Figure 14 Constructor, Properties, and Methods of StateMachineWorkflowInstance

Public Constructor
Name Description
StateMachineWorkflowInstance This is the constructor. It requires two parameters. The first is an instance of the workflow runtime. The second is a Guid representing the state machine instance that will be queried or managed by this class' properties and functions.
Public Properties
Name Description
CurrentState Read only. Returns a StateActivity object for the current state.
CurrentStateName Read only. Returns a string that represents the name of the current state activity.
InstanceID Read only. Returns a Guid that uniquely identifies the state machine workflow within the workflow runtime.
PossibleStateTransitions Read only. Returns a ReadOnlyCollection<string> representing the possible state transitions from the current state.
StateHistory Read only. Returns a ReadOnlyCollection<string> of the state transitions that the current workflow has already made. This property requires a tracking service to be added to the workflow runtime.
StateMachineWorkflow Read only. Returns a StateMachineWorkflowActivity type. This is a copy of the workflow definition and not the live instance tree, so this property should never be used to retrieve runtime values.
States Read only. Returns a ReadOnlyCollection<string> collection of all the states in the definition of the current workflow. Like the StateMachineWorkflow property, this property contains only definitions and not live data.
WorkflowInstance Read only. Returns the current WorkflowInstance type which represents the current instance. This property provides access to the live instance tree.
Public Methods
Name Description
EnqueueItem Posts a message to the queue of a state machine workflow. Usually not needed. The HandleExternalEvent activity described in previous sections enqueues messages using a programming model that is less prone to error.
SetState Provides a transition to a state specified via its only parameter. Can be used to transition to any state in the workflow—even if the state specified is not a transition that would occur under ordinary execution of the workflow.

If you do use this class, however, heed these warnings. First, state machines that are event-driven (like the SupplyFulfillment workflow) are inherently asynchronous. Therefore, if the public properties shown in Figure 14 are queried immediately after raising an event to a state machine instance, they will not accurately reflect the state of the workflow. Event-driven workflows will be idle once they have finished processing the current event and are waiting for the next event. Therefore, the OnWorkflowIdled event of the workflow runtime is a good place to query an instance of a state machine using these properties.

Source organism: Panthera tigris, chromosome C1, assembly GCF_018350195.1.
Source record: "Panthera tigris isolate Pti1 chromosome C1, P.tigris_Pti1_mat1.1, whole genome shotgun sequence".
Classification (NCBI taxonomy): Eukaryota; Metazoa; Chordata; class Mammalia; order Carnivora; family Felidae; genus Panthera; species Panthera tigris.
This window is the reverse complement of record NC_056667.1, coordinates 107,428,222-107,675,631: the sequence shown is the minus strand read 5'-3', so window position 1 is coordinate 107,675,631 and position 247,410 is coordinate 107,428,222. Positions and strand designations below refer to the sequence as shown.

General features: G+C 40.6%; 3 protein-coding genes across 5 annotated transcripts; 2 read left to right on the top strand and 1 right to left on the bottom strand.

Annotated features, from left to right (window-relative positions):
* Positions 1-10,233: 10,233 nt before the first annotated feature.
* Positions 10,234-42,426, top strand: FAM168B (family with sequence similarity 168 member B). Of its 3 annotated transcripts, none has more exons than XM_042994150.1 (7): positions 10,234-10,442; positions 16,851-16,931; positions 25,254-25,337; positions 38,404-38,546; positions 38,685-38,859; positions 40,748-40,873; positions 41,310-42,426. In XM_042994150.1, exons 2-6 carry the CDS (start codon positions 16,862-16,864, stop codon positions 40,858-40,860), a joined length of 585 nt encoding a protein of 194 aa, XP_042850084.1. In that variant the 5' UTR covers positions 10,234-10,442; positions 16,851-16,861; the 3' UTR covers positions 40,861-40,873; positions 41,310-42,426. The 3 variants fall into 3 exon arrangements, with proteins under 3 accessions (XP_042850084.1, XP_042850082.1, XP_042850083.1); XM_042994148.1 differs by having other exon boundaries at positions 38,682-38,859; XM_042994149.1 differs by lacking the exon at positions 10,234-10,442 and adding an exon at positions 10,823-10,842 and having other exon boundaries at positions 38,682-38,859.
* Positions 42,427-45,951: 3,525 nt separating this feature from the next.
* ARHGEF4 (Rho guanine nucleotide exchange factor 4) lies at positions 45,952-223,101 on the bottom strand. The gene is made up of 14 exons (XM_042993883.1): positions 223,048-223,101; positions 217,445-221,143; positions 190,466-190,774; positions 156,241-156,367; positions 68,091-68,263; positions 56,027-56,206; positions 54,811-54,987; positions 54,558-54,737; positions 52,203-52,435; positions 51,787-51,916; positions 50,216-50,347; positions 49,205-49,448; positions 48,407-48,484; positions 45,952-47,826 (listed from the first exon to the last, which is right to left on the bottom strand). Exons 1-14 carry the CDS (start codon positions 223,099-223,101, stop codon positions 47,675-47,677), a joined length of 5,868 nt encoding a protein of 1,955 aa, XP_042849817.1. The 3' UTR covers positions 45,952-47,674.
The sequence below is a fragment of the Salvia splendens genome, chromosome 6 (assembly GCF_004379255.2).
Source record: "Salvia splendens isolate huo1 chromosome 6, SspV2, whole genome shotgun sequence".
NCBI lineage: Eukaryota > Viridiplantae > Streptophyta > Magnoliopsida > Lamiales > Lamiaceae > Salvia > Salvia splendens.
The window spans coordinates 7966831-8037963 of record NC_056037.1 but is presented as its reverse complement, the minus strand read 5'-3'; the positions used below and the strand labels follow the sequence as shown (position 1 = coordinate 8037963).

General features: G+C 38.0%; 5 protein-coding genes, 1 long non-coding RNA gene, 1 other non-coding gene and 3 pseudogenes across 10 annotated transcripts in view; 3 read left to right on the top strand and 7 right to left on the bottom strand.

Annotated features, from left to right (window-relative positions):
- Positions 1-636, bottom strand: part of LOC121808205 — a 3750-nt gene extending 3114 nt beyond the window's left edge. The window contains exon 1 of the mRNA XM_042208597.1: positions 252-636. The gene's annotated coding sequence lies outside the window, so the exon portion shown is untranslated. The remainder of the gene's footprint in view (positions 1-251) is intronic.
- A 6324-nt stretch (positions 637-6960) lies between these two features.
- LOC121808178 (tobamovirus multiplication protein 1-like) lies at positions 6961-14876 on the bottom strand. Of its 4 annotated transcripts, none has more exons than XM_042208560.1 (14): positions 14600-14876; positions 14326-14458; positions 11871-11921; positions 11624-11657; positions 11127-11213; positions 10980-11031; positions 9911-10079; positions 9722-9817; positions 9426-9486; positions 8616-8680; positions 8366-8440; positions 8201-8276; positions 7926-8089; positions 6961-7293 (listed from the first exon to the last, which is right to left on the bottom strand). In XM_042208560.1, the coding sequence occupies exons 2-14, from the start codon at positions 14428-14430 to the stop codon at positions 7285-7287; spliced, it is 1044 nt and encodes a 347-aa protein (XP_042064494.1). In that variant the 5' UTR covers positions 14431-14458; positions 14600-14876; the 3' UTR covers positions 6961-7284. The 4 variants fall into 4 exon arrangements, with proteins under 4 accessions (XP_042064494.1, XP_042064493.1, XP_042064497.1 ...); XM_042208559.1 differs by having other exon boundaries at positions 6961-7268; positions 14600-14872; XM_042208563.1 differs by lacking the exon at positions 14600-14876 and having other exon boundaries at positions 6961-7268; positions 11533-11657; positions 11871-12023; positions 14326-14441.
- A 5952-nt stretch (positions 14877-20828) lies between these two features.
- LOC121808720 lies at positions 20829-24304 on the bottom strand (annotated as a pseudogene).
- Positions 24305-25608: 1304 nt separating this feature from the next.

Second, the StateHistory property requires a tracking service to be added to the workflow runtime. If this property is used without a tracking service, you will receive the following error:

'StateHistory' property requires the 'System.Workflow.Runtime.Tracking.SqlTrackingService' service.

Finally, be careful when exposing the functionality of the SetState method to end users. This method can cause a transition to any state in the workflow and is best used by administrators or managers dealing with non-standard scenarios.

Tying Up Loose Ends

While I covered state machine theory, the design-time experience, and the basic activities needed to build a usable state machine, there are still a few important issues to consider. First, if a state machine is to run in a server environment, it must optimize system resources while executing and must be able to survive system restarts. Additionally, it may be desirable to track and save historic data so that business processes can be optimized based on tracking reports. For example, if the Supply Fulfillment workflow in this article were used to run a small business, it would be desirable to see how long it takes for each workflow to move from the Ordered state to the Completed state. If a specific supplier constantly violated service level agreements, the business process of acquiring new supplies could be optimized by simply omitting the offending supplier.

Another topic that deserves further investigation is human workflows. State machines are a good starting point for building human workflows. If a state machine is to be used to manage business processes with human input, care must be taken when building the user interface. The user should have a clear view of the desired path through the state machine and should only be presented with options that are relevant for the current state.

Keith Pijanowski is a Platform Strategy Advisor for the Microsoft Developer and Platform Evangelism team, helping customers apply new ideas and new technologies to business problems. Keith is also a frequent speaker at Microsoft events in the New Jersey and New York area.